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Crouching Tiger, Hidden Dragon DVD

A 2000 drama and martial arts film directed by Ang Lee.

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Beauty and battle.

  • Apr 24, 2001
  • by
Rating:
+5
Crouching Tiger, Hidden Dragon is the greatest martial arts movie I've ever seen. Like all great films in the genre, there are reams of battles, but Director Ang Lee has taken things farther. His movie isolates and preserves the pivotal element of personal excellence over the conflict itself. It is uniquely heroic to see a warrior's gravity defying leaps and bounds, conquer his enemy through virtuous character as much as actual feats of combat prowess, and stand triumphant over a legion of his inferiors (individual vs. the collective?).

When I saw this movie with a friend of mine who generally derided martial arts movies for their silliness, even she was amazed by the battle choreography and deeply touched by the story. Intensifying the combat is the simple romance which captures an intimate quality often missing from these movies. The skillful translation, combined with the subtle yet effective acting, layers the fundamentals of the story with emotional clarity that conveys these feelings, instead of just telling the player of them. The scenery is often beautiful, capturing the Romanticism of the setting and the story.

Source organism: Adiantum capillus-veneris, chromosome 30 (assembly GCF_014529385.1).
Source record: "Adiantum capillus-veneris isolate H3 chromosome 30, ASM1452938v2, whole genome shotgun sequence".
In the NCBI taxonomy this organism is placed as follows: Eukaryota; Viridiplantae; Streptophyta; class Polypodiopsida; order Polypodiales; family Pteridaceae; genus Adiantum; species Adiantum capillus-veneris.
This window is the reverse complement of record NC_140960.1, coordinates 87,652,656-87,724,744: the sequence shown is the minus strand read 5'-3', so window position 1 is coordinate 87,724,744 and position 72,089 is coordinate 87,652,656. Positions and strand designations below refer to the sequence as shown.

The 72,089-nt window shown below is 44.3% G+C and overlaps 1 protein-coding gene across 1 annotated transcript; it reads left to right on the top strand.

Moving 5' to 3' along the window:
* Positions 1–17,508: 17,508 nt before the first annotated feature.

And the battle scenes... Awe-inspiring in their speed and athletics, I've never seen more exhilarating physical confrontations. I cannot describe the breathless sense of urgency enjoined by these fights, which are tests are character as much as battles. Watching the battles more than once reveals a remarkable level of depth and ingenuity behind the choreography. The greatest combative moment in the film comes in an unconventional setting: treetops. Here, the characters bound across the leafy canopy, trading blows with a shriek of steel that seems out of place in a setting so exquisite. It's like poetry in motion. Just watching it gave me shivers.

An amazing film; so much more than a martial arts movie.

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More Crouching Tiger, Hidden Dragon reviews
Quick Tip by . November 10, 2010
Frankly, I didn't enjoy this one as much particularly since I'm not a fan of Chow Yun-Fat. I remembered it as being too long and I don't even remember what the entire show is all about anymore!
Quick Tip by . October 12, 2010
posted in ASIANatomy
What amounts largely to what I'm told as an Asian Fairy Tale with it's wire work and legends in a movie. Chow Yun Fat is awesome as is Michelle Yeoh in this story of a powerful sword taken by a young woman who gains power from it.
Quick Tip by . July 14, 2010
This film has visually stunning fight scenes and set design.
Quick Tip by . March 16, 2010
posted in ASIANatomy
I respect the fact that it opened America's doors to Chinese Wuxia, but NOT the best wuxia out there
Quick Tip by . March 15, 2010
posted in Reel Overseas
Overrated and over long. I love martial arts movies, but this was just too melodramatic and predictable for me.
Quick Tip by . March 15, 2010
posted in Reel Overseas
I pretty much grew up on Chinese martial arts flicks. I've seen better.
Quick Tip by . March 12, 2010
posted in ASIANatomy